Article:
Friends of reclusive Irish music legend Van Morrison have defended the way the singer handled false news stories last week that he had become a father for the fourth time. In what was widely regarded as a public relations disaster for Morrison, the reports circulated unchallenged for two days before they were exposed as an internet hoax.
John Saunders of Fleishman Hillard Communications, a friend of Morrison's, said there is "no doubt" that there is absolutely no truth in the original statement, which was placed on Morrison's website after it was hacked.
Speaking to the Sunday Tribune, Saunders said: "I have been in touch with Van and he categorically states he has not fathered a child to another woman and that his website had been hacked."
Mystery still surrounds the identity of the woman, named in the initial report as Gigi Lee. Speaking earlier in the week, Saunders said Morrison had "never heard the name".
But Lee was listed as Morrison's "business partner" in a London Times article last September, was named as his "tour executive" and as being present in an interview in a piece carried by LA Weekly last year, and was credited as an "executive producer" on his Astral Weeks Live at the Hollywood Bowl DVD.
Saunders has said Morrison may have forgotten the name as he "operates on a different plane".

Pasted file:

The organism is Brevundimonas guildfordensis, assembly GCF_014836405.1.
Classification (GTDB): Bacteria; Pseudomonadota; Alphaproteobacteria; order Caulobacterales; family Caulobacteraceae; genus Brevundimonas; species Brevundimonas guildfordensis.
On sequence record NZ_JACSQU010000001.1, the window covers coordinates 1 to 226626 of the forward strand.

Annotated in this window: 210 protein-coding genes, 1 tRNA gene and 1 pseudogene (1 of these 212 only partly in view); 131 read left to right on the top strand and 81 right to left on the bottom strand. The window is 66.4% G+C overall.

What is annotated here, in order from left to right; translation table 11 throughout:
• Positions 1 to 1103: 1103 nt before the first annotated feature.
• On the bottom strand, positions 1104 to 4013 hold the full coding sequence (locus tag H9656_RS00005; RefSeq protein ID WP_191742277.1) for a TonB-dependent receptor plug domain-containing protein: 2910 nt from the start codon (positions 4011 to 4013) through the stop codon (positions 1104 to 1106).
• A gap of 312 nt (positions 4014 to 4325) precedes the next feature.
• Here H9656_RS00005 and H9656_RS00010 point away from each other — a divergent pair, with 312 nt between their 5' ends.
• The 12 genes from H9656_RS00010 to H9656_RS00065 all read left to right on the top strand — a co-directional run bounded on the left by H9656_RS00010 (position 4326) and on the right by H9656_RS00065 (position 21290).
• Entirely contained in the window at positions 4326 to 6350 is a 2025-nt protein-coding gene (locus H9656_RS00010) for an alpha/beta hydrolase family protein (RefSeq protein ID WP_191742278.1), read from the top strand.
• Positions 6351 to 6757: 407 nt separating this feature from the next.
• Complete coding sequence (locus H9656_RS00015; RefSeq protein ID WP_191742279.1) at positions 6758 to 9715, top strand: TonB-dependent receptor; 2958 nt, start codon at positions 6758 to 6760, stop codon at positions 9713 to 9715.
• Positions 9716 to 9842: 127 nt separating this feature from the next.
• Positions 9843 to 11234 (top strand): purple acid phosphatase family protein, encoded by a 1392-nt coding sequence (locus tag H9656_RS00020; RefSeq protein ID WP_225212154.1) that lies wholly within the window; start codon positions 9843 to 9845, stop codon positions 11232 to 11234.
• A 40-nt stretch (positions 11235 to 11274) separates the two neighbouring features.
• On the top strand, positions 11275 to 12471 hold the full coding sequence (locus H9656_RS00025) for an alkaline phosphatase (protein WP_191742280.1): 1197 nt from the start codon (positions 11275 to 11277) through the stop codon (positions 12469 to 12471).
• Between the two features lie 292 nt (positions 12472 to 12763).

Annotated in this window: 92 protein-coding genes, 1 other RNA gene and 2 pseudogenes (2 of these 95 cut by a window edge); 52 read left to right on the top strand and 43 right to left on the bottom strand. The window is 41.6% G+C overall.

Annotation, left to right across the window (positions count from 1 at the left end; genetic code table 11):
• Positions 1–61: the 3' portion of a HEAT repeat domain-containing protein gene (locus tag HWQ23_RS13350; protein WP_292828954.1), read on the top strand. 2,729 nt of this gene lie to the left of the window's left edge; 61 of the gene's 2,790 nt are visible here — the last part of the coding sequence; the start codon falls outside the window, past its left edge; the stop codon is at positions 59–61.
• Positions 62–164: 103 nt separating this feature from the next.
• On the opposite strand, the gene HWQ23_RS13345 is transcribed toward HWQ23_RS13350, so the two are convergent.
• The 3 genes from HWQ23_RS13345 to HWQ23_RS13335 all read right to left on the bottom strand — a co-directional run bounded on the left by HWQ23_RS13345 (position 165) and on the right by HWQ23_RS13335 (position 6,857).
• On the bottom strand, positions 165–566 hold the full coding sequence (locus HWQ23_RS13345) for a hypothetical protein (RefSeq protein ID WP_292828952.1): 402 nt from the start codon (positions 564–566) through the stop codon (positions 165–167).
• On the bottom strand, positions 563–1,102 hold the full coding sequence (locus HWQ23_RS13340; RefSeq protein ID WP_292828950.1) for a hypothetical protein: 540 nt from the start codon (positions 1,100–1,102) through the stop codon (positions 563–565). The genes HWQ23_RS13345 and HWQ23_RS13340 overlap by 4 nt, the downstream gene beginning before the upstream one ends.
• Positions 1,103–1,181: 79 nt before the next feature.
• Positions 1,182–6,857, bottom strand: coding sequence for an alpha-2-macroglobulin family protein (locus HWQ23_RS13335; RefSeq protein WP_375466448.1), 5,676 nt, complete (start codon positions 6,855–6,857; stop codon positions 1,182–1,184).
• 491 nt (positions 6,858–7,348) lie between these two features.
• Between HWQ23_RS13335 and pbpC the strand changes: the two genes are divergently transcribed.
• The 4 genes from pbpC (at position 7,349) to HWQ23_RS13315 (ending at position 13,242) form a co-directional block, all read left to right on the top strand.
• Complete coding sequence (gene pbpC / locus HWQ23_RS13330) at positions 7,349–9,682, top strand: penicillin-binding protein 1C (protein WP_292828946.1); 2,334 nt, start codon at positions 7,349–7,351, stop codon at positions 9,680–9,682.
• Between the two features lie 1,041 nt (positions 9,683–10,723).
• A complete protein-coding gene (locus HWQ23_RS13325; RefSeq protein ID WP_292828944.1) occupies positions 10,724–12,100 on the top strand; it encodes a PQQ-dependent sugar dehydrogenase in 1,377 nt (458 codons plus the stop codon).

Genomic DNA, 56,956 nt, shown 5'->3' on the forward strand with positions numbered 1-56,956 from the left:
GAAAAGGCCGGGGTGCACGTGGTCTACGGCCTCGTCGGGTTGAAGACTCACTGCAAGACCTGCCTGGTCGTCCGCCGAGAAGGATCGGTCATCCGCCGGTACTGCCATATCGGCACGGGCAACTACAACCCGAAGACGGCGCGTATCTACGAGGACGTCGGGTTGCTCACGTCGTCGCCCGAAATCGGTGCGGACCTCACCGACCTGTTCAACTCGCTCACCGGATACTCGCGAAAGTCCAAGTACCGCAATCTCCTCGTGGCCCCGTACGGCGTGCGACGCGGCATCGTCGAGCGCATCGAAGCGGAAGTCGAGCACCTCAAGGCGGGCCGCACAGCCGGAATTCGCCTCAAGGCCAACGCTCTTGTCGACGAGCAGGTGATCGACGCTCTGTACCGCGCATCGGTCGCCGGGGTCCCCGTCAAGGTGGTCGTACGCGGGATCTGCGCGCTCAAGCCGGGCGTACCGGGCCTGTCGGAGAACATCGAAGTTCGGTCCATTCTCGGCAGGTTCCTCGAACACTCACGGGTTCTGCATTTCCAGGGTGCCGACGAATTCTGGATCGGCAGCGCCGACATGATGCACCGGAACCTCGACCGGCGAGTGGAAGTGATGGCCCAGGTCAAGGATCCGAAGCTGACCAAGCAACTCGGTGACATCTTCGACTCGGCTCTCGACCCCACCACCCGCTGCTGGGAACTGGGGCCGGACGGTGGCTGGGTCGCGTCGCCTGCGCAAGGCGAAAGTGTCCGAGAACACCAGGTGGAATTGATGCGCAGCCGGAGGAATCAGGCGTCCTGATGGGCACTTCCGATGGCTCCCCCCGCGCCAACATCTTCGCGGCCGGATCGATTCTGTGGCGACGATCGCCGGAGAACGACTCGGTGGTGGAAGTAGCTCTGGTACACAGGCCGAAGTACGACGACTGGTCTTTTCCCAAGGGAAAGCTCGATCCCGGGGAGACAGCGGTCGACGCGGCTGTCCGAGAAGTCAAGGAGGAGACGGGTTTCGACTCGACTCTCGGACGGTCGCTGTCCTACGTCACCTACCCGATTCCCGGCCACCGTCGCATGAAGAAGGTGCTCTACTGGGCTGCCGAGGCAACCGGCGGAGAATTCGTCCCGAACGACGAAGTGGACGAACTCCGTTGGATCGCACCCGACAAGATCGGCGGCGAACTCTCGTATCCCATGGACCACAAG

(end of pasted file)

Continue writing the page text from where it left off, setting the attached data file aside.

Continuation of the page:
"I do not know if this Gigi Lee exists. There have been reports that she does. But I don't know. Van deals with loads of people. He is forgetting names all the time and it's nothing personal, but he sometimes just cannot remember them all. He operates on a different plane from us all."
According to Saunders, both Morrison and his wife, former model Michelle Rocca, agreed it was important to inform the Irish public first when releasing their statement refuting the claims.
"Van has a lot of friends and family who were worried when they saw the reports. We agreed that we needed to get a statement out from Ireland first of all because of this, as their good name here is very important to them. It was an upsetting time for those family and friends."
Saunders said he hopes the final statement "is effective in killing these allegations because it is all very untrue".
Morrison last week ordered an investigation into how his official website was hacked.
IT security expert Brian Honan said Morrison should set up his own Facebook page and Twitter accounts. "This way, Van will not have to deal with the situation where someone claims to be Van Morrison ... sending messages, which would be another problem."